Despite a challenging summer where the Central Okanagan School District had to deal with floods, fires, the hiring of more than 150 new teachers and the creation of 59 new learning spaces, the opening of this school year was one of the best in recent memory, says superintendent of schools Kevin Kaardal.
Kaardal told the board of education Wednesday evening all 43 schools in the district reported smooth and orderly openings despite the addition of the new teachers, classrooms and 393 new students, 54 more than predicted.
The district, the fifth largest in the province, now has 21,631 students.
“Despite all the distractions, this was one of our best opening years,” said Kaardal.
Along with the community, the school district had to deal with the impact of the flooding—including at one school—that occurred in late spring and early summer, and then the wildfires.
While that was happening, district officials were out recruiting teachers to meet the Supreme Court of Canada-ordered mandate that required school districts across B.C. to hire comply with contract language negotiated 16 years ago, the subject of a long-running legal battle between the B.C. Teachers Federation and the provincial government.
The hiring of the teachers also prompted the need for more space at many schools in the district.
Kaardal said unlike some other districts in B.C, the Central Okanagan was able to recruit virtually all the new teachers it needed and have the classrooms ready for them for the start of this new school year.
While the district is still looking for about 50 more teachers to join its on-call list, he said a number of factors helped his district find the teachers it has attracted, including the quality of the recruiters it used, the relationship it has with UBC and its teacher-training program, the fact it went farther afield to locate teachers than many other districts and the desirability of the Central Okanagan as a place to live.
Susan Bauhart, president of the Central Okanagan Teachers Association paid tribute the work of the district administration in recruiting the teachers Wednesday and to the CUPE support staff for preparing the new spaces for them to work in.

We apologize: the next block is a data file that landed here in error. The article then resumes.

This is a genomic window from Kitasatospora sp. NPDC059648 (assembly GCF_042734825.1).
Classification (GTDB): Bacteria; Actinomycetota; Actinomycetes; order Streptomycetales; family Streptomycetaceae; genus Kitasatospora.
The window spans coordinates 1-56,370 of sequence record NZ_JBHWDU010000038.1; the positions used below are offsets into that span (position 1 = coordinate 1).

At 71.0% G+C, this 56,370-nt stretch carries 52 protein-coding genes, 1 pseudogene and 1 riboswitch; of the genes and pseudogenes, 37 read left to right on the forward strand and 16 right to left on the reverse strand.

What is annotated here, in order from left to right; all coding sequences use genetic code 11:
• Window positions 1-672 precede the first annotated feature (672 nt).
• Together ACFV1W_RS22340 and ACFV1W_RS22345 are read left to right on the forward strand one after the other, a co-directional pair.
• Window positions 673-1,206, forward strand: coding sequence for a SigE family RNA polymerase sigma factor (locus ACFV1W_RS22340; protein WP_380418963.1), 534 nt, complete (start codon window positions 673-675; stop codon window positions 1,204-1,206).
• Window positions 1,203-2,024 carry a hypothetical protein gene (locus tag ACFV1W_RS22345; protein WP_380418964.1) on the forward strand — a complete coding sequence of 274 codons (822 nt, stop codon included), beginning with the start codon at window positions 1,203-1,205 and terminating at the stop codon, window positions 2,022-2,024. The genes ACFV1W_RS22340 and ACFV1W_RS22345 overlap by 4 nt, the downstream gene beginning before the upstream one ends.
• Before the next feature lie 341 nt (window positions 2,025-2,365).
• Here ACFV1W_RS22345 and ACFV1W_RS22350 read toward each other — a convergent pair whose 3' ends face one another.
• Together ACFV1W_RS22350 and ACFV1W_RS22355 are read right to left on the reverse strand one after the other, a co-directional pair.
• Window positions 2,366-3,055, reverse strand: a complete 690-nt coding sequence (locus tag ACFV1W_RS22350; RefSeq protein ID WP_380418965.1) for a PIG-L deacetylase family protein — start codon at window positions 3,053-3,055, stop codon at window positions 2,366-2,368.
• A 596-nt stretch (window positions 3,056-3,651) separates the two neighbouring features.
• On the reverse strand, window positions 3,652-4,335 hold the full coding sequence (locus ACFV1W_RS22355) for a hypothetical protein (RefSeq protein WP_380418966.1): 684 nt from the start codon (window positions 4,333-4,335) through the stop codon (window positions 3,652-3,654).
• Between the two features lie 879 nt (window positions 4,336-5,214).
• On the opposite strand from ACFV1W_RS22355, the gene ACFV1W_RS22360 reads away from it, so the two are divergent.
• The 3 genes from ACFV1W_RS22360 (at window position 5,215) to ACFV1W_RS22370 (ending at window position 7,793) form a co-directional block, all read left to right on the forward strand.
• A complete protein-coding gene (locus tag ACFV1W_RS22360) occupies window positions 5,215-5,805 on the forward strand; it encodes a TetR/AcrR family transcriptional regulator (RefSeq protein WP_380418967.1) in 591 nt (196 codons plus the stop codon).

She said she was in Vancouver last week and in one instance there at one school, students will have to temporarily be taught in a tent because there are not enough classrooms, while other district have not been able recruit enough teachers in time for the start of the school year there.
She also publicly thanked not only teachers for sticking with the fight to challenge the government for ripping up its contract with the BCTF 16 years ago, which was the subject of the legal battle, but also the community for its support of teachers over the years.
In addition to local students, the Central Okanagan school district is also seeing an increase in international students, with 400 expected to be enrolled at local schools this year, up from 374 last year.
Kaardal the in the last year, the district has seen 241 students from 41 different countries settle here.
The increase in the total number of students has also had an effect on busing. The is year there are 5,755 applications for school busing, up from 5,507 last year.
The Central Okanagan School District, with a total budget of more than $250 million, continues to be one of the biggest employers in the area with a total of more than 3,000 employees, including 1,600 teachers, 1,400 support workers, 88 administrators, and 37 senior staff.
Kaardal said initial student figures are not final at this point as many schools are still seeing new and returning students arrive.
He plans to make a second presentation to the board at the end of the month with revised numbers.